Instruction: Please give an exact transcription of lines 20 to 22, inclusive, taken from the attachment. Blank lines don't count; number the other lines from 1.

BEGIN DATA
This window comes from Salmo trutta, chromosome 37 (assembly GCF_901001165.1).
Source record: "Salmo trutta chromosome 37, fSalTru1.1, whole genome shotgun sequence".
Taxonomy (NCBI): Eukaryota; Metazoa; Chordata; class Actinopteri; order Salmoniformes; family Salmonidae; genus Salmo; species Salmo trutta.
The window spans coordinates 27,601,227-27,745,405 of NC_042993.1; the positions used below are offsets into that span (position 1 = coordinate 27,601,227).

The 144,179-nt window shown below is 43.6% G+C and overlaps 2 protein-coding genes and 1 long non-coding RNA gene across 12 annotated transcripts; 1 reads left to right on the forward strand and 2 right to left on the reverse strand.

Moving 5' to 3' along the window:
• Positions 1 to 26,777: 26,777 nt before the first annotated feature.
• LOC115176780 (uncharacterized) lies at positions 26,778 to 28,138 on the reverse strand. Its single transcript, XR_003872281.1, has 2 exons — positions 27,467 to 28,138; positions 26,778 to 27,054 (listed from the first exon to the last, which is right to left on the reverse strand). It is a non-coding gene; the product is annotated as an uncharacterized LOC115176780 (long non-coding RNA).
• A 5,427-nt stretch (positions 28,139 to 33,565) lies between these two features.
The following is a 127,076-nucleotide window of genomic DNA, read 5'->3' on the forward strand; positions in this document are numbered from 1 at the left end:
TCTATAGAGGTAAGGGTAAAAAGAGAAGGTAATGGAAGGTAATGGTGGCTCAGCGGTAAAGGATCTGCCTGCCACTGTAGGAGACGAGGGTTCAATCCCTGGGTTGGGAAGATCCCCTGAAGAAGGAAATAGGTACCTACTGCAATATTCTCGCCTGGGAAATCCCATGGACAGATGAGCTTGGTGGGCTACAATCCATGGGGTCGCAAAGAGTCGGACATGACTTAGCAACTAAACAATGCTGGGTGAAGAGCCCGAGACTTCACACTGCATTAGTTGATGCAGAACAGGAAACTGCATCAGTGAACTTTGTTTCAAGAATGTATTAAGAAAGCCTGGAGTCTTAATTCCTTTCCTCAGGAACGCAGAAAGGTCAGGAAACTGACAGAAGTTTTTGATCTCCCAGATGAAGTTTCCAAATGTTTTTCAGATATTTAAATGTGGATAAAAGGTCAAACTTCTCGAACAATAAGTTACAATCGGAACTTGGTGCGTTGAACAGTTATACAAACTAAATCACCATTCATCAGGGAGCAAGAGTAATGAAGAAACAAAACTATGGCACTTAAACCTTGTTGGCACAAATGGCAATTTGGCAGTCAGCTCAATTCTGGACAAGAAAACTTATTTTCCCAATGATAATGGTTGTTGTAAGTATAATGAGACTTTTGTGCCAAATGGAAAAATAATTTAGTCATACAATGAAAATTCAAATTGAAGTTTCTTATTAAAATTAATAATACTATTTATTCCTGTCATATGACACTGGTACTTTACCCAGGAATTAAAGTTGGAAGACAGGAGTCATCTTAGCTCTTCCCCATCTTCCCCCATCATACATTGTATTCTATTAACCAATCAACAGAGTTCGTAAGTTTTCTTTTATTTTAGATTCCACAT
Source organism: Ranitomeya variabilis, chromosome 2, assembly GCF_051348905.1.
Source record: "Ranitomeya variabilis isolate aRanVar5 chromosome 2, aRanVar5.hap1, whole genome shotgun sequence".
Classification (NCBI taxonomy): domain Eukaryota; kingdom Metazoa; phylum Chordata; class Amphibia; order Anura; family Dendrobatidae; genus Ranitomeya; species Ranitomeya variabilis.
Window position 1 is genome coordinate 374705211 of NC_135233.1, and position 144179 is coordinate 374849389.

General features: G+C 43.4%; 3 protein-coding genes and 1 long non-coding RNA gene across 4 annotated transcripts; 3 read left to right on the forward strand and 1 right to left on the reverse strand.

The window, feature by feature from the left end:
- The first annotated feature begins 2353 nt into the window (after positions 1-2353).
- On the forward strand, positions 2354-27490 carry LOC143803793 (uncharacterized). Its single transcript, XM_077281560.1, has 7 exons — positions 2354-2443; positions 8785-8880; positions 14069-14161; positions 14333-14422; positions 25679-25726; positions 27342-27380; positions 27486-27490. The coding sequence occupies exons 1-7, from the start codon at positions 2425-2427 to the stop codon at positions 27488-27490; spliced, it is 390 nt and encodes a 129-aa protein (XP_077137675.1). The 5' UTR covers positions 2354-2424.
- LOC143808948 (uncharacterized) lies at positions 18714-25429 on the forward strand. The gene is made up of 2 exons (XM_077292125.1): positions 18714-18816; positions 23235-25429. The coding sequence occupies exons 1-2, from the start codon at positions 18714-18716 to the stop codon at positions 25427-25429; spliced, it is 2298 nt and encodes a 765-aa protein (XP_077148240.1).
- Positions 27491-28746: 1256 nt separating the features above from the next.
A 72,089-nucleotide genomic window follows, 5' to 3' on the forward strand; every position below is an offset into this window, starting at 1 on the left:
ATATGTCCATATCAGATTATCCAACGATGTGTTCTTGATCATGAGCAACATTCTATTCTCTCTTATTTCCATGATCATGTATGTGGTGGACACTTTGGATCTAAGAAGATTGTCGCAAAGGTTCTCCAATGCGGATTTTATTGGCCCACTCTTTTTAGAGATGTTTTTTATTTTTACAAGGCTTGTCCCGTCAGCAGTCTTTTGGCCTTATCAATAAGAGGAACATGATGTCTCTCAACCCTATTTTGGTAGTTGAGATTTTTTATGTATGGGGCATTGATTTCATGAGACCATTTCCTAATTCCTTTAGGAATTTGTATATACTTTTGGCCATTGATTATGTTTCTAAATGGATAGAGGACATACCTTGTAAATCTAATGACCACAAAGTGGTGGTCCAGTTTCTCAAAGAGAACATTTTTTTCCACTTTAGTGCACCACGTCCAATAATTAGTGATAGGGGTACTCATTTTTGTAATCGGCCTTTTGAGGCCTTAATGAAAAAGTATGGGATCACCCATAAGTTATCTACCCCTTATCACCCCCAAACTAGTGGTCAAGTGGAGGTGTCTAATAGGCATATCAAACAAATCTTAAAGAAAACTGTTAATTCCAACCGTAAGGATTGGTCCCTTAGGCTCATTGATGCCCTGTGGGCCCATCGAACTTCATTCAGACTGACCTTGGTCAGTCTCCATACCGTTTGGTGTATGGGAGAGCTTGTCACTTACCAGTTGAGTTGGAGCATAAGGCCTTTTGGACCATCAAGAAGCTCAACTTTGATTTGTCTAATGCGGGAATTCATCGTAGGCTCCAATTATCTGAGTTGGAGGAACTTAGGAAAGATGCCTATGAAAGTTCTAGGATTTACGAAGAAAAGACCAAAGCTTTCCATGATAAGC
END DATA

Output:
- LOC143808948 (uncharacterized) lies at positions 18714-25429 on the forward strand. The gene is made up of 2 exons (XM_077292125.1): positions 18714-18816; positions 23235-25429. The coding sequence occupies exons 1-2, from the start codon at positions 18714-18716 to the stop codon at positions 25427-25429; spliced, it is 2298 nt and encodes a 765-aa protein (XP_077148240.1).
- Positions 27491-28746: 1256 nt separating the features above from the next.
A 72,089-nucleotide genomic window follows, 5' to 3' on the forward strand; every position below is an offset into this window, starting at 1 on the left: